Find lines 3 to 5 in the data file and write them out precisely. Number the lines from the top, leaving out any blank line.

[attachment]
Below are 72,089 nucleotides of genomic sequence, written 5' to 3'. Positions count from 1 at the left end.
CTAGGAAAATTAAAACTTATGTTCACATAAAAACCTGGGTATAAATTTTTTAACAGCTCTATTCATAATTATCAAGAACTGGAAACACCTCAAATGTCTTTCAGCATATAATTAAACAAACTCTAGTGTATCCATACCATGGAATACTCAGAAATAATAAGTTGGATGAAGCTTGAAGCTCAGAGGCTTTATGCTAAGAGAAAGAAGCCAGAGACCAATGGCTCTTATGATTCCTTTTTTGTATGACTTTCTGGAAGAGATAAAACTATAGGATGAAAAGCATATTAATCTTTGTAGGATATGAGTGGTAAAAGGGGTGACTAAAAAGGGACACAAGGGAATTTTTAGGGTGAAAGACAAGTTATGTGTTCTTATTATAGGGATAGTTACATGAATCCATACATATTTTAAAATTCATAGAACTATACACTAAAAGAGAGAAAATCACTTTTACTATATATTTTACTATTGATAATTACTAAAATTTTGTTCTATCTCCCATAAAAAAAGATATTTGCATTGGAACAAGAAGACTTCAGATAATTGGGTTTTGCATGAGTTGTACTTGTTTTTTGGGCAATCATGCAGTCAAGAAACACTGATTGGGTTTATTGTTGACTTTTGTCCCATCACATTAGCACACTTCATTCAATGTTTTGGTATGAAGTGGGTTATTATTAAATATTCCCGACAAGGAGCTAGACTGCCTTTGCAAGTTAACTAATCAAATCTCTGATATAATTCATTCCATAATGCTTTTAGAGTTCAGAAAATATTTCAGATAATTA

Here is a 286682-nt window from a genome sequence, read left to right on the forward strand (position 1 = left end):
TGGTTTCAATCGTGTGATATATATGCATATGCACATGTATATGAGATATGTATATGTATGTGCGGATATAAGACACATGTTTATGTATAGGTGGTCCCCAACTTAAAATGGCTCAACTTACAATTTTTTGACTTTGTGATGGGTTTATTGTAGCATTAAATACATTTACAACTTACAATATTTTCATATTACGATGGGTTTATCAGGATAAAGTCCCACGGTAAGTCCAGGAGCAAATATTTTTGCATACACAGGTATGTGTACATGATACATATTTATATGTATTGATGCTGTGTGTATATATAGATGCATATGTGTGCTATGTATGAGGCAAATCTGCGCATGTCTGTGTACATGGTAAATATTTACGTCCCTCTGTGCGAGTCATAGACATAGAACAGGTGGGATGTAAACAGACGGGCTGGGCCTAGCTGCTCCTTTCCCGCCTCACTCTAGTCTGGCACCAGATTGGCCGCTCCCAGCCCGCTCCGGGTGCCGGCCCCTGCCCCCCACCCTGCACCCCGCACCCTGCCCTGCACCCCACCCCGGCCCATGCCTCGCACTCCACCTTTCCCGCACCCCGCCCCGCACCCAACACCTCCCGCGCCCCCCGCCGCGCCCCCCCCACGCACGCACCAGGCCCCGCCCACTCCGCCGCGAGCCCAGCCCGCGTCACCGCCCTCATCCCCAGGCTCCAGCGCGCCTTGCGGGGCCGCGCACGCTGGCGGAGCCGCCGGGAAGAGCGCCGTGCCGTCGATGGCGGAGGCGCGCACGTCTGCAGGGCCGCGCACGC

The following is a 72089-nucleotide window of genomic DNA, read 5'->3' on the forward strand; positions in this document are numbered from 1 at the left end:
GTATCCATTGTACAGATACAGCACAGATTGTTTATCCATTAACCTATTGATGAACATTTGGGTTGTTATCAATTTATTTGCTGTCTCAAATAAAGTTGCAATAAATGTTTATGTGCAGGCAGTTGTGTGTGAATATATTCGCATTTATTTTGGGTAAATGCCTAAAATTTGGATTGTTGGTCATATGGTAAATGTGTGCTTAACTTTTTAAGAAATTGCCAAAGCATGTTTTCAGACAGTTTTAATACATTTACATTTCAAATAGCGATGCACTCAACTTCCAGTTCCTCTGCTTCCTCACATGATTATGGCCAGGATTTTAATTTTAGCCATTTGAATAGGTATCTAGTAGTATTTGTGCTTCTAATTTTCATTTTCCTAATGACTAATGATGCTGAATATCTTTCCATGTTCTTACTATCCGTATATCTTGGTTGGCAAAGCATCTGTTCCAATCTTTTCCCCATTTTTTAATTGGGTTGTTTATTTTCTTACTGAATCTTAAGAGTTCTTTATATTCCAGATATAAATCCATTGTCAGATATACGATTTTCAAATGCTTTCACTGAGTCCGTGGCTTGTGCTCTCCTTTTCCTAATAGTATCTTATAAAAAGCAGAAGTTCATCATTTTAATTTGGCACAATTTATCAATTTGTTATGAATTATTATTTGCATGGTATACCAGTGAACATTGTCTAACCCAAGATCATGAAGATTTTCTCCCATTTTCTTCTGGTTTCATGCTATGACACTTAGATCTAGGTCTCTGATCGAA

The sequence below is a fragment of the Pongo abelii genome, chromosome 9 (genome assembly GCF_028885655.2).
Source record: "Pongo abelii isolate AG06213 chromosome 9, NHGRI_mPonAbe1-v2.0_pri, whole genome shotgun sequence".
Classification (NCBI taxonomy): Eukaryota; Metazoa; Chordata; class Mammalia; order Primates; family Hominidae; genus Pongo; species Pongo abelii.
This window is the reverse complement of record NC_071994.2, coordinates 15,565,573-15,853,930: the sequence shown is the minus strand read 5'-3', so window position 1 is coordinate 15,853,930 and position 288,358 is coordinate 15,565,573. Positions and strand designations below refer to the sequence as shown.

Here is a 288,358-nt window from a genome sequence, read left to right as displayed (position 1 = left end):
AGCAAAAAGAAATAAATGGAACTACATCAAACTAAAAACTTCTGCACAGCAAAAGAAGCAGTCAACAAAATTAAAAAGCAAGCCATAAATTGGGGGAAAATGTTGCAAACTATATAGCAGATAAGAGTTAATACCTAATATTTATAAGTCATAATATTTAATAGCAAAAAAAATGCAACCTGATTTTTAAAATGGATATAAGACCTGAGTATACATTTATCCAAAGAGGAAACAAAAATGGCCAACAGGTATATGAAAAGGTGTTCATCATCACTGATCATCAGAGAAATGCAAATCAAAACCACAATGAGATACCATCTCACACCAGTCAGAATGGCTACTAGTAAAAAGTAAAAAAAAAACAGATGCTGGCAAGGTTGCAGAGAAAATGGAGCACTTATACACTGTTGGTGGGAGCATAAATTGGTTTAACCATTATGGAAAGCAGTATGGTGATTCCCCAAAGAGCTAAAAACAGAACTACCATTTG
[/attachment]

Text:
Here is a 286682-nt window from a genome sequence, read left to right on the forward strand (position 1 = left end):
TGGTTTCAATCGTGTGATATATATGCATATGCACATGTATATGAGATATGTATATGTATGTGCGGATATAAGACACATGTTTATGTATAGGTGGTCCCCAACTTAAAATGGCTCAACTTACAATTTTTTGACTTTGTGATGGGTTTATTGTAGCATTAAATACATTTACAACTTACAATATTTTCATATTACGATGGGTTTATCAGGATAAAGTCCCACGGTAAGTCCAGGAGCAAATATTTTTGCATACACAGGTATGTGTACATGATACATATTTATATGTATTGATGCTGTGTGTATATATAGATGCATATGTGTGCTATGTATGAGGCAAATCTGCGCATGTCTGTGTACATGGTAAATATTTACGTCCCTCTGTGCGAGTCATAGACATAGAACAGGTGGGATGTAAACAGACGGGCTGGGCCTAGCTGCTCCTTTCCCGCCTCACTCTAGTCTGGCACCAGATTGGCCGCTCCCAGCCCGCTCCGGGTGCCGGCCCCTGCCCCCCACCCTGCACCCCGCACCCTGCCCTGCACCCCACCCCGGCCCATGCCTCGCACTCCACCTTTCCCGCACCCCGCCCCGCACCCAACACCTCCCGCGCCCCCCGCCGCGCCCCCCCCACGCACGCACCAGGCCCCGCCCACTCCGCCGCGAGCCCAGCCCGCGTCACCGCCCTCATCCCCAGGCTCCAGCGCGCCTTGCGGGGCCGCGCACGCTGGCGGAGCCGCCGGGAAGAGCGCCGTGCCGTCGATGGCGGAGGCGCGCACGTCTGCAGGGCCGCGCACGC

The following is a 72089-nucleotide window of genomic DNA, read 5'->3' on the forward strand; positions in this document are numbered from 1 at the left end: